Goodbye, Free Parking

Written By: 
Pam Windsor
Photographs by: 
Randall Hill

Myrtle Beach City Council addresses parking concerns in the Golden Mile by ending free parking for non-city residents

In a move that brings to mind the old saying “all good things must come to an end,” Myrtle Beach City Council recently ended what remained of free parking along Ocean Boulevard.

A new law that went into effect July 5 now requires motorists to pay $2 an hour or $10 a day to park at all street ends from 31st Avenue North to 82nd Avenue North. Only neighborhood residents with city decals can park at no charge.

The fees are required every day from 9 a.m. to midnight between March 1 and October 31 and can be paid via cell phone, unless parking meters are already in use.

Council also banned all parking on the west side of Ocean Boulevard along the Golden Mile area (from 31st Avenue North to 52nd Avenue North), and only neighborhood residents with city decals can park on the east side of that same stretch. For a complete list of new parking guidelines, visit

The decision to require paid parking in an area that has always allowed free access to the beach came after years of increasing complaints from residents frustrated by the growing influx of cars moving through their neighborhoods.

“The number one issue was safety,” Myrtle Beach City Council member Mary Jeffcoat explained. “If you’ve been down on the Boulevard in the last couple of years, it was a mob scene with cars parked on either side and up and down the avenues and it was really dangerous. That was the number one issue. And the second issue was protecting the integrity of the residential neighborhoods.”

Council’s decision in May to pass that new law generated a lot of media coverage, especially after it caught the attention of some Carolina Forest High School seniors who frequent the beach in that area. They were upset with the move to designate it pay to park, as well as with an initial proposal to set the fee at $4 per hour with a daily maximum cap of $20.

“We’re all broke basically,” said Jessie Vanedia. “And in a town with a bunch of tourism you basically pay for everything else and we’d never had to pay for the beach. It’s the one free thing we’ve always done.”

After hearing about the new fees, Vanedia walked into her Advanced Placement Government class and asked teacher J.J. Iagulli if there was anything she and other students who were also upset could do about it.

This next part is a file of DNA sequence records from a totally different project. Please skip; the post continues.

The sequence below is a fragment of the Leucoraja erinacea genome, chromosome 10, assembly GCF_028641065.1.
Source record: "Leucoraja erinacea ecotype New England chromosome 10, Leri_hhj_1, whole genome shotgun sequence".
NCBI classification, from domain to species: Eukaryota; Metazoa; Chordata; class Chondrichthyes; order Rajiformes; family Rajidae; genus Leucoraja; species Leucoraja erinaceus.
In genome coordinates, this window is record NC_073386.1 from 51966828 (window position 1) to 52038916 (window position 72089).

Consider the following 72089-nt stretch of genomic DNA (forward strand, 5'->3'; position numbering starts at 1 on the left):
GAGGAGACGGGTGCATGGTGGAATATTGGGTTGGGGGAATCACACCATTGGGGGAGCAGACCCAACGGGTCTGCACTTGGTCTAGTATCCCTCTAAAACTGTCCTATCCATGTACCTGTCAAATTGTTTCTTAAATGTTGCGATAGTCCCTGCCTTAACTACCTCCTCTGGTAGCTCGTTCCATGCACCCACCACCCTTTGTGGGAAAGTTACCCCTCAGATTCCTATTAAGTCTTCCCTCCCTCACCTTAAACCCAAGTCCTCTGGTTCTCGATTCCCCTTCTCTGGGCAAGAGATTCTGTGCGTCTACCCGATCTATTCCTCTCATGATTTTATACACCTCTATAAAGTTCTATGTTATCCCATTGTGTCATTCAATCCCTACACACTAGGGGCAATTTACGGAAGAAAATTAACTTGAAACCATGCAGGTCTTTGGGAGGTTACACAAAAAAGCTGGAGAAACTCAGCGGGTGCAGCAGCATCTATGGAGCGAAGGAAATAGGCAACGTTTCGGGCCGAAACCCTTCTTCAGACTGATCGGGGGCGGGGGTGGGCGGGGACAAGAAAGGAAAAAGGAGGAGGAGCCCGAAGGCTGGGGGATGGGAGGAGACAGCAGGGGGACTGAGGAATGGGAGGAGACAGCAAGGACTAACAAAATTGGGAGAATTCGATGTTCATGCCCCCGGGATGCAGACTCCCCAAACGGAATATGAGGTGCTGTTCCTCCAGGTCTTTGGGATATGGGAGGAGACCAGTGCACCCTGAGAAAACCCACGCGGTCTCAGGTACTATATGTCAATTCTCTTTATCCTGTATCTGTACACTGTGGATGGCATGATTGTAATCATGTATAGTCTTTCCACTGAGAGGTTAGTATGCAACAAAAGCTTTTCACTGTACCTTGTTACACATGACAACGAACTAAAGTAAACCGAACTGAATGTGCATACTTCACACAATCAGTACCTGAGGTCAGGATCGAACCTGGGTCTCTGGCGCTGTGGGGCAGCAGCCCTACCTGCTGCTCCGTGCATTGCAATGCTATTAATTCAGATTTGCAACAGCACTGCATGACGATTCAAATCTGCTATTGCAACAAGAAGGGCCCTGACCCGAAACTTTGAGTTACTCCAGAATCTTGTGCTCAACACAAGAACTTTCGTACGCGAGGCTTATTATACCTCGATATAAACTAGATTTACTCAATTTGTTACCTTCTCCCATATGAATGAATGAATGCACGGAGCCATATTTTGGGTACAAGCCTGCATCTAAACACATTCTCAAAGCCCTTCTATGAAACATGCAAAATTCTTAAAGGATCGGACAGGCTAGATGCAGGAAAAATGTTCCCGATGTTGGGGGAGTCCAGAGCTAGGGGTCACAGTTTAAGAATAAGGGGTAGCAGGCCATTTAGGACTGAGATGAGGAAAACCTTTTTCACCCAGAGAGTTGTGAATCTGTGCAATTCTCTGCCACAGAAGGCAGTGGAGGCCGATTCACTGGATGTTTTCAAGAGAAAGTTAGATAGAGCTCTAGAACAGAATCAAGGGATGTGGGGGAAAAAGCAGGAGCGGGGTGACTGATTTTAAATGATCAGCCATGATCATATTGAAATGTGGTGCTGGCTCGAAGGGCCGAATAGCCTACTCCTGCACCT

“I responded by saying ‘well, what did you learn all year? How do you change policy?’” Iagulli recalled. “And they went ahead and listed a bunch of things. And I said, ‘if you want to do this I have no problem supporting you. I’ll do whatever you need.’”

The students began researching the issue and launched a petition drive to try to stop it.

“We put it up on a Friday,” Vanedia recalled, “and by the next day we almost had 1,600 signatures.”

By Monday they had more than 3,500 signatures. Local news media caught wind of their efforts and began requesting interviews. Iagulli touched base with City Manager John Pederson, who offered to come out and speak with the students to answer some of their questions, a generous move given that the high school is outside Myrtle Beach city limits.

“He spoke to us about it,” Bailey Provencal recalled, “and said ‘if you have any solutions we would love to hear them.’ And we had so many questions we wanted answered to help us understand and see the other perspective as to why they are passing this ordinance.”

That Tuesday, the class went to the Myrtle Beach City Council meeting. Provencal and fellow senior Liam Zevgolis got up to speak, noting some of the students’ concerns. They knew that given the Council agenda format it was highly unlikely their questions would be answered, but they felt it was important to share their research and be part of the process.

They were surprised when some members of Council, led by Councilmen Wayne Gray, offered to stay after the meeting and speak with them. The list included Gray, Jeffcoat, Mayor John Rhodes and Randall Wallace.

For more than an hour Council members fielded questions ranging from whether increased parking fees might be unfair to nearby businesses to whether the city was trying to privatize the beach to whether it might hurt tourism. Zevgolis, a surf instructor, noted the fees would have a direct impact on him and many others who enjoy water sports.

“Everybody in Horry County uses those beach accesses, and with me, especially being a surf instructor and I surf myself. And [I’m] a paddle boarder and just taking the kayaks out and really just loving to be on the beach in the water. They’re making you pay to park in the only places you can participate in surfing, kayaking, canoeing, paddle boarding and all that kind of stuff. So any tourist that comes down and rents a paddle can’t even take it to those accesses without having to pay more.”